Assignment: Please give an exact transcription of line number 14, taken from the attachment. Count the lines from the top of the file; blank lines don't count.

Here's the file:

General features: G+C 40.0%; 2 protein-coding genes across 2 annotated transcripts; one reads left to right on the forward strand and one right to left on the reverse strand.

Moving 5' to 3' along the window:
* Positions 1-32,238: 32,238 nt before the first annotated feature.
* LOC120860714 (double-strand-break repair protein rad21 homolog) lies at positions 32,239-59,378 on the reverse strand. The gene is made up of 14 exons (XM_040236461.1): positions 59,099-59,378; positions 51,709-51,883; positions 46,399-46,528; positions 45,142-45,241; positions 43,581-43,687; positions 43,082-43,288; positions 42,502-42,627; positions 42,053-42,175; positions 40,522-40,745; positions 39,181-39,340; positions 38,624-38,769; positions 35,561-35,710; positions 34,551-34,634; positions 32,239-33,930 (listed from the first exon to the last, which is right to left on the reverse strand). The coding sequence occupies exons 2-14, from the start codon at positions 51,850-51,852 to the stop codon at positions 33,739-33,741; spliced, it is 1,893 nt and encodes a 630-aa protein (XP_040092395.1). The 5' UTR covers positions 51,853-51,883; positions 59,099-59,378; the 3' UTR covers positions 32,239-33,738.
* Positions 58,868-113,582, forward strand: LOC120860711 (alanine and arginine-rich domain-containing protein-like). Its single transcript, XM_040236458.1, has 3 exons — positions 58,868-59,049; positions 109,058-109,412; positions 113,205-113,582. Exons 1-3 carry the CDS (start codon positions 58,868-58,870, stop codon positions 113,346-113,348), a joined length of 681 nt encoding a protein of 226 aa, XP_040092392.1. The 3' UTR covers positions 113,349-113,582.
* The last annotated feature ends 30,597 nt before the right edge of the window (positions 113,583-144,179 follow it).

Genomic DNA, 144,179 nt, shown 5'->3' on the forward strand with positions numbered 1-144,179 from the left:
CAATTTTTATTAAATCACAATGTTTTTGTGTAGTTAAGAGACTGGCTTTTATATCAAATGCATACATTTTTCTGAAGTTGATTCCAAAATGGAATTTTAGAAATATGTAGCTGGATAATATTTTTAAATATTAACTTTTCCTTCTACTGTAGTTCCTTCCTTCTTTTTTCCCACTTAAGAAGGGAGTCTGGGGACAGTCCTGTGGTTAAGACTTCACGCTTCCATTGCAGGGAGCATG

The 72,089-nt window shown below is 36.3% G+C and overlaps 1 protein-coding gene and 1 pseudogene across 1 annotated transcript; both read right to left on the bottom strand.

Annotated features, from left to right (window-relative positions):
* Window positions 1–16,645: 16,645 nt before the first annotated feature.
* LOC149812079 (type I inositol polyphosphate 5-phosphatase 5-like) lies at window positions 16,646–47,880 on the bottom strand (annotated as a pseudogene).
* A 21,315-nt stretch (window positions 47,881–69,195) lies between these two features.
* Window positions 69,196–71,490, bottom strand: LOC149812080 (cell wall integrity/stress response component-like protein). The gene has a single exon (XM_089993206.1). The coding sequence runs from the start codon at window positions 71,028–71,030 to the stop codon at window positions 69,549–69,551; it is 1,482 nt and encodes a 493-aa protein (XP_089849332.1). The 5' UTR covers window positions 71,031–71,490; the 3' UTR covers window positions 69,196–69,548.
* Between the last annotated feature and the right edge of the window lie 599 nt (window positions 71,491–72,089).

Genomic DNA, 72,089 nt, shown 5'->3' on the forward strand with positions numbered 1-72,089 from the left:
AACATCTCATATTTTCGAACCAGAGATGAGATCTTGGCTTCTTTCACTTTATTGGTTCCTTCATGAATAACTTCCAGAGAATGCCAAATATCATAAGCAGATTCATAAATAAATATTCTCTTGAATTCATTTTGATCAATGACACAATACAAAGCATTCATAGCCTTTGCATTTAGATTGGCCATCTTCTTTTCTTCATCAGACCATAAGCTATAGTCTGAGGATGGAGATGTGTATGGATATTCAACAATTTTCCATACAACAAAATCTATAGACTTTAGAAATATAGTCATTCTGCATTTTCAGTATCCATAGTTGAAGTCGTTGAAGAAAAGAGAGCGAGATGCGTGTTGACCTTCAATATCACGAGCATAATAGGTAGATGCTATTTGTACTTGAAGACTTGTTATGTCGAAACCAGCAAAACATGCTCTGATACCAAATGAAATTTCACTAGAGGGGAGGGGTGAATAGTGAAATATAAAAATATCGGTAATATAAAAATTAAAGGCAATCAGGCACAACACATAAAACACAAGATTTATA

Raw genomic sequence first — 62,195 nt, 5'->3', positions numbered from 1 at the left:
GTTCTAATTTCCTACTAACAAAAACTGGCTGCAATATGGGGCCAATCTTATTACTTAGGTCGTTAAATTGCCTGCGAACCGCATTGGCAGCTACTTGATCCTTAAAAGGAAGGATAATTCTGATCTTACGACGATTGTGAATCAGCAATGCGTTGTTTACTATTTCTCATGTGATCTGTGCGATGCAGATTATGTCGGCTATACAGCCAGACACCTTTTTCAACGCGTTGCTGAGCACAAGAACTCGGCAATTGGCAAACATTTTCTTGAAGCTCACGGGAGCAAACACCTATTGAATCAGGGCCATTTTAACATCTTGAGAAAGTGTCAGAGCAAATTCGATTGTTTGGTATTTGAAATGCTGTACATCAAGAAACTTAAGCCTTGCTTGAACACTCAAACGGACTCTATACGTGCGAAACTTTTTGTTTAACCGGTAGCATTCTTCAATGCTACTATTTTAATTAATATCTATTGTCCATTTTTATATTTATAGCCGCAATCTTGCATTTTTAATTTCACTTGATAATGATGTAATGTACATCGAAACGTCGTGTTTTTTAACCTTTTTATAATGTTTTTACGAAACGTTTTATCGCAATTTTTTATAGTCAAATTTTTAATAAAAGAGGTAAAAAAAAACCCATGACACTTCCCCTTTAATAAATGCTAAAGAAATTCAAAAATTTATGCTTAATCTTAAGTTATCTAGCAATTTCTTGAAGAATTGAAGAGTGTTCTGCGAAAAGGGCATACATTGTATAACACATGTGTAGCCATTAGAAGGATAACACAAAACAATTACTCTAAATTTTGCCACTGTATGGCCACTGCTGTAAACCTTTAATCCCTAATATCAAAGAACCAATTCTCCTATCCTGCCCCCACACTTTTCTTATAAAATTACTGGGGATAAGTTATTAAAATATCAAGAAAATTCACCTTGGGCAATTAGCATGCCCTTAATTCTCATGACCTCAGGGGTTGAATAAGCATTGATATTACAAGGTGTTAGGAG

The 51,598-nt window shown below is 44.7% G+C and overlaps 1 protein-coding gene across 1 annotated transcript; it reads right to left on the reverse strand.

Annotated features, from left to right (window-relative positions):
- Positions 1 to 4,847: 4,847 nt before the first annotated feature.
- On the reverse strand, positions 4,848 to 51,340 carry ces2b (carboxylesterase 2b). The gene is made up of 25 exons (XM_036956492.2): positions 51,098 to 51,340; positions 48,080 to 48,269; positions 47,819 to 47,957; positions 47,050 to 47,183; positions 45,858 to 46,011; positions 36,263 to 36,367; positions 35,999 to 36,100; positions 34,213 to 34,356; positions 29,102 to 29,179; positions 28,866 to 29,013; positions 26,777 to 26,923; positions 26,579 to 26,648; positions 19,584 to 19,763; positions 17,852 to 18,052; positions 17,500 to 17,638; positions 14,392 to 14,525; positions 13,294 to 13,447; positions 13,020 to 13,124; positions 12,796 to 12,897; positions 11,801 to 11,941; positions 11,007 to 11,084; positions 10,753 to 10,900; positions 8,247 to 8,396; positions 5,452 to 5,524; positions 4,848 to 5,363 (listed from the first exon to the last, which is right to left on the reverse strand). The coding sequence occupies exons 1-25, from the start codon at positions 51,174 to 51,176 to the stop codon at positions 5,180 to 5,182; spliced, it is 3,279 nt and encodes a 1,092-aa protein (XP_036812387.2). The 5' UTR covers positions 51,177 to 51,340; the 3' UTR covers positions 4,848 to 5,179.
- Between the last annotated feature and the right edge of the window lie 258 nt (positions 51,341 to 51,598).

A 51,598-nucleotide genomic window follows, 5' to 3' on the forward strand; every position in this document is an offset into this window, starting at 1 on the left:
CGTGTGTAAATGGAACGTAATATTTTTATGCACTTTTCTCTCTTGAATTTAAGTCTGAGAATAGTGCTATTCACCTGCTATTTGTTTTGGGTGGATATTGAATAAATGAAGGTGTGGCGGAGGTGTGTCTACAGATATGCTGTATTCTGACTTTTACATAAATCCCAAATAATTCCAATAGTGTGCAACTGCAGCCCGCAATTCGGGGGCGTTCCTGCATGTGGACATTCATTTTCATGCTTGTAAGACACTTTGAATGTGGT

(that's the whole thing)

* Window positions 69,196–71,490, bottom strand: LOC149812080 (cell wall integrity/stress response component-like protein). The gene has a single exon (XM_089993206.1). The coding sequence runs from the start codon at window positions 71,028–71,030 to the stop codon at window positions 69,549–69,551; it is 1,482 nt and encodes a 493-aa protein (XP_089849332.1). The 5' UTR covers window positions 71,031–71,490; the 3' UTR covers window positions 69,196–69,548.